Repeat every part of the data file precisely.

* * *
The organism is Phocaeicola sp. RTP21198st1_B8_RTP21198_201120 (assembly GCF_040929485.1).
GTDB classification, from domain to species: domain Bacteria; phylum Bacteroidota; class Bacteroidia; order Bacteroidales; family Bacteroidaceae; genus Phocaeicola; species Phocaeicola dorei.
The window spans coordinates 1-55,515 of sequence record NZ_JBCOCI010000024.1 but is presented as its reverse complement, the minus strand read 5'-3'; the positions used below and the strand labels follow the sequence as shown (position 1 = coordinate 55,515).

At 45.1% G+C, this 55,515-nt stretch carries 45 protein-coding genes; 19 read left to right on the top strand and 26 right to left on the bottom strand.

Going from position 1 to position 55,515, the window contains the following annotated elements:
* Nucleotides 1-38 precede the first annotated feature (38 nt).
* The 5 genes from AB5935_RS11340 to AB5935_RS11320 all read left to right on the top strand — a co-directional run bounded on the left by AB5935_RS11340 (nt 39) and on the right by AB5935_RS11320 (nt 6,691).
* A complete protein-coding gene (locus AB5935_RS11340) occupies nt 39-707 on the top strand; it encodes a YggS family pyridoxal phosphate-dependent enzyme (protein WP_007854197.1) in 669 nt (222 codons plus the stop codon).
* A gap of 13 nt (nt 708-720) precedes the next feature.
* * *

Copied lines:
The organism is Phocaeicola sp. RTP21198st1_B8_RTP21198_201120 (assembly GCF_040929485.1).
GTDB classification, from domain to species: domain Bacteria; phylum Bacteroidota; class Bacteroidia; order Bacteroidales; family Bacteroidaceae; genus Phocaeicola; species Phocaeicola dorei.
The window spans coordinates 1-55,515 of sequence record NZ_JBCOCI010000024.1 but is presented as its reverse complement, the minus strand read 5'-3'; the positions used below and the strand labels follow the sequence as shown (position 1 = coordinate 55,515).

At 45.1% G+C, this 55,515-nt stretch carries 45 protein-coding genes; 19 read left to right on the top strand and 26 right to left on the bottom strand.

Going from position 1 to position 55,515, the window contains the following annotated elements:
* Nucleotides 1-38 precede the first annotated feature (38 nt).
* The 5 genes from AB5935_RS11340 to AB5935_RS11320 all read left to right on the top strand — a co-directional run bounded on the left by AB5935_RS11340 (nt 39) and on the right by AB5935_RS11320 (nt 6,691).
* A complete protein-coding gene (locus AB5935_RS11340) occupies nt 39-707 on the top strand; it encodes a YggS family pyridoxal phosphate-dependent enzyme (protein WP_007854197.1) in 669 nt (222 codons plus the stop codon).
* A gap of 13 nt (nt 708-720) precedes the next feature.